Filling in the gaps – the role of data in boosting walking & cycling

People walking in London
Tom Ellerton

Transport data became a hot topic during the Covid-19 pandemic. Questions were asked about how people were travelling during the initial lockdowns, and whether they were having the desired impact on travel demand. Then equally as importantly for the sector, were questions on how people were returning to sustainable transport as restrictions were eased. There seemed to be heightened interest to understand how and why people were travelling, both of which are vital questions to answer when planning transport networks.

Data is a core tool for understanding our urban transport networks and providing insight to enable us to plan strategically for the future. Where we have access to data, we can use it to make informed decisions about transport provision and future investments with a view to ensuring as many people as possible can choose to travel sustainably.  However, it is also important to understand the gaps in our knowledge and how these impact on the decisions that we make.

Covid-19, and now the cost-of-living crisis, have led to unprecedented turmoil and change in patronage and travel trends. Traditional morning and evening peak travel periods have shifted, hybrid and remote working have increased, and some segments of patronage (such as older people) have not returned as before.

One of the positive stories to come out of this was active travel, with cycling and walking quickly getting back to pre-pandemic levels and beyond. Cycling levels peaked at over 200% of pre-Covid- levels in May 2020 during the first lockdown, before gradually falling back to being around 10 per cent up in city regions today (and 40 per cent higher in London). Walking levels were initially reduced following lockdowns, with more people remaining inactive at home, however, they have since seen a strong recovery with more people looking to walk short journeys. This is a trend that may have been helped with the reduction in commuting and people spending more time in their local area.  

With many people continuing to work from home it is unlikely that the commute will return to pre-Covid levels, with 2 to 3 days a week in the office the current norm. This has resulted in an increase in the amount of time and the number of trips that people make in their own neighbourhood And of course, when it comes to travelling shorter distances to shops, cycling and walking provide easy solutions to many of our short journeys, as well as complimenting other sustainable transport modes. Whether it be walking a child to school, cycling to the local station, or even walking to a bus, most journeys that we make involve an element of active travel.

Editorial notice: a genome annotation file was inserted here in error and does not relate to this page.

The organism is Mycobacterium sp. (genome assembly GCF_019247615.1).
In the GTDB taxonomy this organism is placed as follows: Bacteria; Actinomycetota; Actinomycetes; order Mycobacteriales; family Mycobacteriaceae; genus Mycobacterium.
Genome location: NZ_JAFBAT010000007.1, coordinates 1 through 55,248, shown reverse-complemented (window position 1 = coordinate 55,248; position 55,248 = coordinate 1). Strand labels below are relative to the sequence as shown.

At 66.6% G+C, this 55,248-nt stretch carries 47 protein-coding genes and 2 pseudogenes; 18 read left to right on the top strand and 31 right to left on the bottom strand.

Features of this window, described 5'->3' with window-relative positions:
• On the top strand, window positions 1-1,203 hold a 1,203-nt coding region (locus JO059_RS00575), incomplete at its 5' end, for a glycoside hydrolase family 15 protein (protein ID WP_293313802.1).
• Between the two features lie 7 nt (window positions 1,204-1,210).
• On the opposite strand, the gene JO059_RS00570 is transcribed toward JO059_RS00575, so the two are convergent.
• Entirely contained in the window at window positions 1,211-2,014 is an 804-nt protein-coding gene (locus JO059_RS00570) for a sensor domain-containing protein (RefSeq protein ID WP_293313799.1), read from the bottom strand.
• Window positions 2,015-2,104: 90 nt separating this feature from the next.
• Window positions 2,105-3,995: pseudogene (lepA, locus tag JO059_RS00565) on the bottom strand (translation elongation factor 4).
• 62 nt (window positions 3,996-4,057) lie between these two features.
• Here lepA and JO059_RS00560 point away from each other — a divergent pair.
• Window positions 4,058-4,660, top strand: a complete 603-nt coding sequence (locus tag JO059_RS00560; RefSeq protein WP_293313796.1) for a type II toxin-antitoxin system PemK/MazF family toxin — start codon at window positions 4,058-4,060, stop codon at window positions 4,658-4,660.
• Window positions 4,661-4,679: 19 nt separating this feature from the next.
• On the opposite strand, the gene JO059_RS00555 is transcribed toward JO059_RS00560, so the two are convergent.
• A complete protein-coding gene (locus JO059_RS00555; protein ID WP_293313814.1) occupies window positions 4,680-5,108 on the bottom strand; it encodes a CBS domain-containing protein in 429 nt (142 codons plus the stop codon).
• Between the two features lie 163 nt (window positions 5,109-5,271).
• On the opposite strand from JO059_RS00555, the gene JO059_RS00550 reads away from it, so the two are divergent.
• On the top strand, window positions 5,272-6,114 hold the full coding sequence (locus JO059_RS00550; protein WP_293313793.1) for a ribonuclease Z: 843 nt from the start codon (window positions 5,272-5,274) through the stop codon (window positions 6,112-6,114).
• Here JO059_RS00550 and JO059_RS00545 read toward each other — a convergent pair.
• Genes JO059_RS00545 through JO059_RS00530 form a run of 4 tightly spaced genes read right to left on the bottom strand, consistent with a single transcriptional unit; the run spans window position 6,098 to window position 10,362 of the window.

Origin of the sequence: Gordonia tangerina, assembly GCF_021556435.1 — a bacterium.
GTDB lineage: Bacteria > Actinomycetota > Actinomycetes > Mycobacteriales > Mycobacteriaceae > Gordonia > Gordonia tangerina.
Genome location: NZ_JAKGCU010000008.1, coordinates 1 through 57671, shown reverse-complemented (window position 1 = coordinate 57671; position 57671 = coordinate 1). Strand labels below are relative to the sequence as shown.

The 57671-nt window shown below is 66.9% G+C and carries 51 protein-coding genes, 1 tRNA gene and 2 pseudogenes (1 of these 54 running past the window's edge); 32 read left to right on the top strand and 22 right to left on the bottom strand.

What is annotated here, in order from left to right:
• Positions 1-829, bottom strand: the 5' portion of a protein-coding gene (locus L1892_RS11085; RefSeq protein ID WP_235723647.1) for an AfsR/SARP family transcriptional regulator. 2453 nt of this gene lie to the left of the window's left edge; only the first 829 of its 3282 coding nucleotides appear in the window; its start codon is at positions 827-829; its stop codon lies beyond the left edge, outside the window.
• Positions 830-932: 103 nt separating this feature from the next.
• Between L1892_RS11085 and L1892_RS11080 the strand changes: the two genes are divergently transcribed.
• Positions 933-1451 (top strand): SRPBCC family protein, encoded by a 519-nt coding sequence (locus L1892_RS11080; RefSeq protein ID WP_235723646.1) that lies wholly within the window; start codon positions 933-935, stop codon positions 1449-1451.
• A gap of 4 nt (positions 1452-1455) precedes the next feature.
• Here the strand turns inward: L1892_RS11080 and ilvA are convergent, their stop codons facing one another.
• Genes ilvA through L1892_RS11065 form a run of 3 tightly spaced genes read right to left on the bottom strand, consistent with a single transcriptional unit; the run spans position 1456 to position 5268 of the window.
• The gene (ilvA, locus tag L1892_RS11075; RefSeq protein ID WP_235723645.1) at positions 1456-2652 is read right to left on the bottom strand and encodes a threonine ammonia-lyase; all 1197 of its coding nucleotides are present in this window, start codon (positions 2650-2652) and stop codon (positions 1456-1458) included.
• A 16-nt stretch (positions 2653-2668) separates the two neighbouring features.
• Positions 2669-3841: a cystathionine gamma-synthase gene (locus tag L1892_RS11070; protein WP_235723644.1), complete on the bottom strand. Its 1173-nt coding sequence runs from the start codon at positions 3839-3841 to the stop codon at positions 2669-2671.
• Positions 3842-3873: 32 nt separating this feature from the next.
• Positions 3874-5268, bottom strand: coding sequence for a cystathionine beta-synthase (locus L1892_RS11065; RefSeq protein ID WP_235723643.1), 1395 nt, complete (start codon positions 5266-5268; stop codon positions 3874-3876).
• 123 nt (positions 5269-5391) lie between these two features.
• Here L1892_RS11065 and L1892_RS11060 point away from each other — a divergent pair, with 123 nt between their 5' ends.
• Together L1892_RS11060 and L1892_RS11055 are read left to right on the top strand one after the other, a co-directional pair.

However, cycling and walking are amongst the hardest modes to monitor for transport professionals. Journeys are very dispersed, ranging from city centre roads and pavements, to canal tow paths (as with my own commute into Leeds) and parks. Many are often short, and may occur away from the main arterial corridors, which are the traditional focus of our monitoring.

How to improve data collection and the insight that we generate from it was the topic of discussion at a recent Active Travel England workshop. It was great to hear of the new and innovative ways that our member transport authorities are trying to tackle this problem, as well as the proactive central approach to developing more tools to help in this area. Although much of the work is in its infancy, we are seeing a wider roll out of sensor counters and use of new data sources to build up a more complete picture of how people are walking and cycling in our city regions. One example that springs to mind is Liverpool’s new AI software that can more accurately monitor vehicle and pedestrian flows by segmenting a section of road or pavement to detect different forms of movement. This type of technology is key to developing a more comprehensive understanding of active travel modes and can serve to help us to better plan for future needs.

Having Active Travel England as a dedicated body should also help drive up the standard of monitoring and evaluation, providing a richer evidence base of cycling and walking levels. Once we have access to better data sources, it is then about how we can turn this into the rich insight that our transport planning teams need. Transport for London is, for example, using its sources of data to help to create ambitious plans on diversifying cycling. Its work has found that almost two thirds of people who cycled at least once a year were male, with just 38 per cent women. Data reveals the potential of for more cycling among women, as well as people from Black, Asian and minority ethnic groups, children and disabled people.

At UTG, we are currently working with SYSTRA to undertake a report into the data our members are using, the gaps that exist, and the innovative ways that we are turning this into insight for policy teams and the public. Through this, we hope to highlight best practice across the networks and help members to understand their data gaps, the impact of these, and possibly how they can be filled.

Tom Ellerton is Technical Manager at the Urban Transport Group

Further reading


Active Travel: Solutions for changing cities

This report takes a detailed look at how active travel schemes can transform cities for the better – from Bristol to Inverness and from post-industrial Northern cities to the heart of the City of London.

Over the last decade promoting active travel has moved from the fringes of urban transport policy to a much more central role in the planning of cities and their transport networks. This is because the promotion of active travel, and the creation of places and streetscapes where people want to walk and cycle, is such a good fit with where cities that are going places want to be.

Read more about Active Travel: Solutions for changing cities Download file